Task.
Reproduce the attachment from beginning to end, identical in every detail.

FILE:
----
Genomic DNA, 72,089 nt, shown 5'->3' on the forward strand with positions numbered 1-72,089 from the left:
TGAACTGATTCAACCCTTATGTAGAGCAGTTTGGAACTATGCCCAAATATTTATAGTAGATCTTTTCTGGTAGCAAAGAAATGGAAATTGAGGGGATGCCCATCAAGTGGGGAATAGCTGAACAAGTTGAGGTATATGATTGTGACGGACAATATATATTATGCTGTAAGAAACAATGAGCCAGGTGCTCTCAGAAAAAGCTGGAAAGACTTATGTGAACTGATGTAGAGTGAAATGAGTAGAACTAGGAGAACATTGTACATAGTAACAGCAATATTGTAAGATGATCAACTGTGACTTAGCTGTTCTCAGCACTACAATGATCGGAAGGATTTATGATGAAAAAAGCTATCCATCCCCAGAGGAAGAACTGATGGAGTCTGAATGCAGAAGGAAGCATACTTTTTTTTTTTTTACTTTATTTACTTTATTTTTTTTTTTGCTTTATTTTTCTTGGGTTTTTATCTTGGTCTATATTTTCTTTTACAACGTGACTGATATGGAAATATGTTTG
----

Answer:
Genomic DNA, 72,089 nt, shown 5'->3' on the forward strand with positions numbered 1-72,089 from the left:
TGAACTGATTCAACCCTTATGTAGAGCAGTTTGGAACTATGCCCAAATATTTATAGTAGATCTTTTCTGGTAGCAAAGAAATGGAAATTGAGGGGATGCCCATCAAGTGGGGAATAGCTGAACAAGTTGAGGTATATGATTGTGACGGACAATATATATTATGCTGTAAGAAACAATGAGCCAGGTGCTCTCAGAAAAAGCTGGAAAGACTTATGTGAACTGATGTAGAGTGAAATGAGTAGAACTAGGAGAACATTGTACATAGTAACAGCAATATTGTAAGATGATCAACTGTGACTTAGCTGTTCTCAGCACTACAATGATCGGAAGGATTTATGATGAAAAAAGCTATCCATCCCCAGAGGAAGAACTGATGGAGTCTGAATGCAGAAGGAAGCATACTTTTTTTTTTTTTACTTTATTTACTTTATTTTTTTTTTTGCTTTATTTTTCTTGGGTTTTTATCTTGGTCTATATTTTCTTTTACAACGTGACTGATATGGAAATATGTTTG